It’s been over one month since the the earthquake and tsunami that first damaged the Fukushima Daiichi nuclear complex in Japan, and the scale of radioactive contamination is only just beginning to emerge. The disaster was upgraded to a level 7 on the INES scale the same level as Chernobyl.
The Fukushima disaster has been particularly alarming for Indian citizens, as their government pushes ahead to install the world’s largest nuclear power plant on a seismically-active site in Jaitapur, Mahrashtra. Thousands of people gathered all over the country to show solidarity for those suffering in Japan and also remind the government at home that it needs to stay away from nuclear energy. Here’s a quick look at what happened in all these cities.
A crowd of around 250 people turned out in the capital city of India’s most westerly state, including large groups of students and teachers from Maharaja Agrasen Vidhyalay and Delhi Public School, Ahmedabad. The local authorities allowed the protest to block the road for two hours, and had assigned ten traffic cops to assist the demonstrators. Students marched with banners and chants, before holding a candlelit vigil in solidarity with the victims of the Fukushima nuclear disaster.
“In the frenzy the media were climbing onto the roof of a bus, trying to get the best pictures of the vigil,” said Bipin Singh, a campaign supporter in Ahmedabad.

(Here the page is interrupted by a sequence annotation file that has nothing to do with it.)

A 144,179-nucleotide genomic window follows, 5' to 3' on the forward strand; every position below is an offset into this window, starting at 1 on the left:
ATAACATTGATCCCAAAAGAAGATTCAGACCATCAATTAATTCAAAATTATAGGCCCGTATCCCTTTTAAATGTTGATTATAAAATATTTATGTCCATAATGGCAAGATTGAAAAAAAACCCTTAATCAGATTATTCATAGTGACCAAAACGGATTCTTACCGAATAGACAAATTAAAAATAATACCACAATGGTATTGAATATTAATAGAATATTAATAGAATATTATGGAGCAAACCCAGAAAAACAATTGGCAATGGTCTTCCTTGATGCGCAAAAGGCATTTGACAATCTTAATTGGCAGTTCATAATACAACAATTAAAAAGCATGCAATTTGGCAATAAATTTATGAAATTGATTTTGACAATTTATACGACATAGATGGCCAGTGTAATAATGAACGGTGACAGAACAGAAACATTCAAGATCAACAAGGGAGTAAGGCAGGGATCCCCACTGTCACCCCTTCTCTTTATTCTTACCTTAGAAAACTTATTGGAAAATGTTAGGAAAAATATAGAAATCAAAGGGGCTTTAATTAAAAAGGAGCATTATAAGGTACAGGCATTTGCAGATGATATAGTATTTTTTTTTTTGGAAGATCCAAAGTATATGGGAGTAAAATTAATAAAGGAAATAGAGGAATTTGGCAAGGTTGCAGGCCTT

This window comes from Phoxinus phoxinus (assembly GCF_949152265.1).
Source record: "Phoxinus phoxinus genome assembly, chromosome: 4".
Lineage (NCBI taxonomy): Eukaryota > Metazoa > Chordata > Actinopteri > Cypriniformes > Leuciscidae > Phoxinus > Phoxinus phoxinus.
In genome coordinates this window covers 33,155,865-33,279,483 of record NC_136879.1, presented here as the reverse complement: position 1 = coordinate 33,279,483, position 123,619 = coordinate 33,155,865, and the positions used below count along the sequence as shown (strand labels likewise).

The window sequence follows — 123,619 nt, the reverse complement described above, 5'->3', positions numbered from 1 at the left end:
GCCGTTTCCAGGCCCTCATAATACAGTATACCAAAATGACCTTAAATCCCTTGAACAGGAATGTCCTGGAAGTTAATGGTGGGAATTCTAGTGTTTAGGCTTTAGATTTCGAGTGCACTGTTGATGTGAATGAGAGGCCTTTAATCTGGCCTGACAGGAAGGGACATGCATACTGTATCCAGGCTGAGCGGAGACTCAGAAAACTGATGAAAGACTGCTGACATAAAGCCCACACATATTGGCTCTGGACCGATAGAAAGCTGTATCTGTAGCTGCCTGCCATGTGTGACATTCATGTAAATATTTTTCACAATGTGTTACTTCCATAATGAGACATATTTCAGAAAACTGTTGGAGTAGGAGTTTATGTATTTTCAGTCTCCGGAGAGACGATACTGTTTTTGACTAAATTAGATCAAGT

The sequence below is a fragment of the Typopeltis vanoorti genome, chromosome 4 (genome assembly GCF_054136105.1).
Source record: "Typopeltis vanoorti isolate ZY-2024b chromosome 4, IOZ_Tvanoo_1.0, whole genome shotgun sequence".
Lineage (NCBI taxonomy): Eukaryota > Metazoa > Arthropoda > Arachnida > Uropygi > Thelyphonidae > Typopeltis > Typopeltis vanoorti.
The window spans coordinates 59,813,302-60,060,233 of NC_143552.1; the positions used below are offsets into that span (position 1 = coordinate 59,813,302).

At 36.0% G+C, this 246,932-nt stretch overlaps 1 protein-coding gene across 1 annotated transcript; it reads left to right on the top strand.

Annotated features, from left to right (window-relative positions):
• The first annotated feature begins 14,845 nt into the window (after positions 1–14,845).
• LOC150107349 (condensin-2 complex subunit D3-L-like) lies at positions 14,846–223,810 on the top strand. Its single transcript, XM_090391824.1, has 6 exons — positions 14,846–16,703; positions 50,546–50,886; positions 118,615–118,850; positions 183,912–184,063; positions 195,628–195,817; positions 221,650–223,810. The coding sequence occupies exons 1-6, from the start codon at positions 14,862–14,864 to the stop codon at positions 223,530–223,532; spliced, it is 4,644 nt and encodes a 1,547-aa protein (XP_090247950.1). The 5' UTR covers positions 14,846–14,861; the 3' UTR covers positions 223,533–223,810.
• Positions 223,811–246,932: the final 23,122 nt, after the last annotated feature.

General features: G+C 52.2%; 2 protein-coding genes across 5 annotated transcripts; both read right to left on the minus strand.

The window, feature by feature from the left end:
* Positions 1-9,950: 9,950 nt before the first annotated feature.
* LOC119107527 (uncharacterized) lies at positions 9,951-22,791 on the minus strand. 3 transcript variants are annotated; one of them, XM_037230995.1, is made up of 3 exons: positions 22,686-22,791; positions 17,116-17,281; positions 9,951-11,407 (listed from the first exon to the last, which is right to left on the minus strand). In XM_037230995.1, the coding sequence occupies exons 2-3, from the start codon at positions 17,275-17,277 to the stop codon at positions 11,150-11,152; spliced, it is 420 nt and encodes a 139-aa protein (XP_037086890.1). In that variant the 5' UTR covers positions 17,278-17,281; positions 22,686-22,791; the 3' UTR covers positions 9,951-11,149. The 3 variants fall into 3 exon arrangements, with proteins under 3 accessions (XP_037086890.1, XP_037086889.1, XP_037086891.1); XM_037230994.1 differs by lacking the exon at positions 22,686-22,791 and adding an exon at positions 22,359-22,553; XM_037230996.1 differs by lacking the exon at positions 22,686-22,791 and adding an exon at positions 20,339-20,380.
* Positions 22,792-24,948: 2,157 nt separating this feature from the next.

The students also screened ‘Miles to go,’ a film which depicts the effects of radiation from the Chernobyl accident, and the similar effects being suffered by people living near the uranium mines in Jadugora, Jharkhand.
The demonstration finished with a vote of thanks, and a serving of ice cream to the policemen who had helped.
The tiny state of Goa is very close to Jaitapur, the site proposed by the government for the world’s largest nuclear power plant. The state’s southern border is also just twenty-five kilometres from the Kaiga nuclear power plant in Karnataka, which has seen at least three accidents in its short lifetime, starting with the collapse of the containment dome when it was under construction. For this reason, the protest in Panjim was particularly pertinent.
“We had a lot of passers-by coming and asking us about the dangers of nuclear power, and what the concerns were with the Jaitapur nuclear power plant,” said Shama Praveen Syed, a fundraiser in the Greenpeace Goa office. “People are mainly worried that, if there were an accident at the plant, contamination could reach nearby places in the way it has in Japan.”
Hyderabad, Andhra Pradesh
Greenpeace outreach workers gave a short briefing to a varied audience that included engineers, doctors, professionals, housewives and print and television media. The attendees then lit candles spelling out the message ‘No more Fukushima, Jaitapur, Kovvada.’
While the high-profile Jaitapur nuclear power plant has been the subject of contention in national media, citizens in Andhra Pradesh are also concerned about the nuclear power plant planned for Kovvada, in Srikakulam district of the state. Like the Jaitapur plant, the Kovvada nuclear reactors will use foreign technology, though the former will be supplied by AREVA of France, and the latter by US company General Electric.
“We heard a lot from people debating about the roles individuals can play to try and create a safer world,” said Sheetal Antony, a Greenpeace outreach officer in Hyderabad. “This is what Greenpeace as an organisation works for, and what we all have a responsibility to fight for.”
Kolkata, West Bengal
“We wanted to do a walk rather than letting the vigil to be a static one,” says Anirban Chakrabarti. “It’s election time here and the route was through where the Chief Minister goes back home everyday, but the traffic and civil police helped us. We interacted with lots of passersby on the way - many joined us, lit candles and walked along with us.”